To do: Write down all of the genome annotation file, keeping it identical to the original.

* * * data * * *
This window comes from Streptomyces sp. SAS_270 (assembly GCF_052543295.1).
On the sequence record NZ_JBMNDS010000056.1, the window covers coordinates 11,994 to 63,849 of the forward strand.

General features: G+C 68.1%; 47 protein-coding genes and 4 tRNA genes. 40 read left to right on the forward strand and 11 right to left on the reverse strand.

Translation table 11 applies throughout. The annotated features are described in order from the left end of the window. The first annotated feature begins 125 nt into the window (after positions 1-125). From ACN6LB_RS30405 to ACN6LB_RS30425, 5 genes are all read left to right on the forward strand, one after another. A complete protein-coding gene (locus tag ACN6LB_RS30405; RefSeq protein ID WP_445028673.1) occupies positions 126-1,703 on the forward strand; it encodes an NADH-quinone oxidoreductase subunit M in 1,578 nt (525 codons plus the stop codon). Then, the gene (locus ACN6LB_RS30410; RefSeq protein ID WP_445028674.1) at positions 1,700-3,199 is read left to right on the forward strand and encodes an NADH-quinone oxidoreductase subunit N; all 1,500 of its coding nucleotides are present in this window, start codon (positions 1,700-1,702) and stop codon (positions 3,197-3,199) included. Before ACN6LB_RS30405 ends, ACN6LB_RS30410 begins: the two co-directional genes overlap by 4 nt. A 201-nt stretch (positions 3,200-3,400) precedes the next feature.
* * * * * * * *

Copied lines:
This window comes from Streptomyces sp. SAS_270 (assembly GCF_052543295.1).
On the sequence record NZ_JBMNDS010000056.1, the window covers coordinates 11,994 to 63,849 of the forward strand.

General features: G+C 68.1%; 47 protein-coding genes and 4 tRNA genes. 40 read left to right on the forward strand and 11 right to left on the reverse strand.

Translation table 11 applies throughout. The annotated features are described in order from the left end of the window. The first annotated feature begins 125 nt into the window (after positions 1-125). From ACN6LB_RS30405 to ACN6LB_RS30425, 5 genes are all read left to right on the forward strand, one after another. A complete protein-coding gene (locus tag ACN6LB_RS30405; RefSeq protein ID WP_445028673.1) occupies positions 126-1,703 on the forward strand; it encodes an NADH-quinone oxidoreductase subunit M in 1,578 nt (525 codons plus the stop codon). Then, the gene (locus ACN6LB_RS30410; RefSeq protein ID WP_445028674.1) at positions 1,700-3,199 is read left to right on the forward strand and encodes an NADH-quinone oxidoreductase subunit N; all 1,500 of its coding nucleotides are present in this window, start codon (positions 1,700-1,702) and stop codon (positions 3,197-3,199) included. Before ACN6LB_RS30405 ends, ACN6LB_RS30410 begins: the two co-directional genes overlap by 4 nt. A 201-nt stretch (positions 3,200-3,400) precedes the next feature.